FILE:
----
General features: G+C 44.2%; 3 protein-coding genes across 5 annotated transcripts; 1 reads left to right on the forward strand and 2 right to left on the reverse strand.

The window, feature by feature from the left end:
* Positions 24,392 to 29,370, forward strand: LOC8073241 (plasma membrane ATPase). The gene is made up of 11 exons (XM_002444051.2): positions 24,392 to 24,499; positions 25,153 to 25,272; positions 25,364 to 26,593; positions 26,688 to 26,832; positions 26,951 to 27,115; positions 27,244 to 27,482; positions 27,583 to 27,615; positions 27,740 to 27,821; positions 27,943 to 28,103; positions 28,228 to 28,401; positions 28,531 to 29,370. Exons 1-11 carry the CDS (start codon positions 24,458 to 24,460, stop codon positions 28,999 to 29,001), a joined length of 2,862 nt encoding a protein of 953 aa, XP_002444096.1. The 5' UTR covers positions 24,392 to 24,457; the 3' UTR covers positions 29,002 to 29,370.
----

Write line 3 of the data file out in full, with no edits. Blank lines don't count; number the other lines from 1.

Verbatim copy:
* Positions 24,392 to 29,370, forward strand: LOC8073241 (plasma membrane ATPase). The gene is made up of 11 exons (XM_002444051.2): positions 24,392 to 24,499; positions 25,153 to 25,272; positions 25,364 to 26,593; positions 26,688 to 26,832; positions 26,951 to 27,115; positions 27,244 to 27,482; positions 27,583 to 27,615; positions 27,740 to 27,821; positions 27,943 to 28,103; positions 28,228 to 28,401; positions 28,531 to 29,370. Exons 1-11 carry the CDS (start codon positions 24,458 to 24,460, stop codon positions 28,999 to 29,001), a joined length of 2,862 nt encoding a protein of 953 aa, XP_002444096.1. The 5' UTR covers positions 24,392 to 24,457; the 3' UTR covers positions 29,002 to 29,370.